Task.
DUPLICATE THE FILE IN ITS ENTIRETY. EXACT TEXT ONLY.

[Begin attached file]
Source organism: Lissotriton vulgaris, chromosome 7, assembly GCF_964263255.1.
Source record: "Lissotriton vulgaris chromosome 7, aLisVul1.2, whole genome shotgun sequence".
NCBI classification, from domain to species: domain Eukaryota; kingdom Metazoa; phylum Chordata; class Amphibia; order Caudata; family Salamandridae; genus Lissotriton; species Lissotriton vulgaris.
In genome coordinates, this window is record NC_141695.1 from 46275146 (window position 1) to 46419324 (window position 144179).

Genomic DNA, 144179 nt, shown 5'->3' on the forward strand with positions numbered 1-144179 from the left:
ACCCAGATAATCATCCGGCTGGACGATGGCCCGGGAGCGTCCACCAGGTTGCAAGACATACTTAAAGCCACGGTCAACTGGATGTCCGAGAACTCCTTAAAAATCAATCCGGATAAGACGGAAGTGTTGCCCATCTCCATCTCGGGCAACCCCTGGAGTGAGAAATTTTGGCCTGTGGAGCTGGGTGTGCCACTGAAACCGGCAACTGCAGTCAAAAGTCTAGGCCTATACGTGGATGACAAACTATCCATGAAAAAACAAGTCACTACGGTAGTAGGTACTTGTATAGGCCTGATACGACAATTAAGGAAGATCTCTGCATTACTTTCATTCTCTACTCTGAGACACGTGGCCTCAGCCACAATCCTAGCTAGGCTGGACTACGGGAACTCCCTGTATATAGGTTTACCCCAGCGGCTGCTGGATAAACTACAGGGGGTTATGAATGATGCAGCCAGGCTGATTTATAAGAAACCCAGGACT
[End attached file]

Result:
Source organism: Lissotriton vulgaris, chromosome 7, assembly GCF_964263255.1.
Source record: "Lissotriton vulgaris chromosome 7, aLisVul1.2, whole genome shotgun sequence".
NCBI classification, from domain to species: domain Eukaryota; kingdom Metazoa; phylum Chordata; class Amphibia; order Caudata; family Salamandridae; genus Lissotriton; species Lissotriton vulgaris.
In genome coordinates, this window is record NC_141695.1 from 46275146 (window position 1) to 46419324 (window position 144179).

Genomic DNA, 144179 nt, shown 5'->3' on the forward strand with positions numbered 1-144179 from the left:
ACCCAGATAATCATCCGGCTGGACGATGGCCCGGGAGCGTCCACCAGGTTGCAAGACATACTTAAAGCCACGGTCAACTGGATGTCCGAGAACTCCTTAAAAATCAATCCGGATAAGACGGAAGTGTTGCCCATCTCCATCTCGGGCAACCCCTGGAGTGAGAAATTTTGGCCTGTGGAGCTGGGTGTGCCACTGAAACCGGCAACTGCAGTCAAAAGTCTAGGCCTATACGTGGATGACAAACTATCCATGAAAAAACAAGTCACTACGGTAGTAGGTACTTGTATAGGCCTGATACGACAATTAAGGAAGATCTCTGCATTACTTTCATTCTCTACTCTGAGACACGTGGCCTCAGCCACAATCCTAGCTAGGCTGGACTACGGGAACTCCCTGTATATAGGTTTACCCCAGCGGCTGCTGGATAAACTACAGGGGGTTATGAATGATGCAGCCAGGCTGATTTATAAGAAACCCAGGACT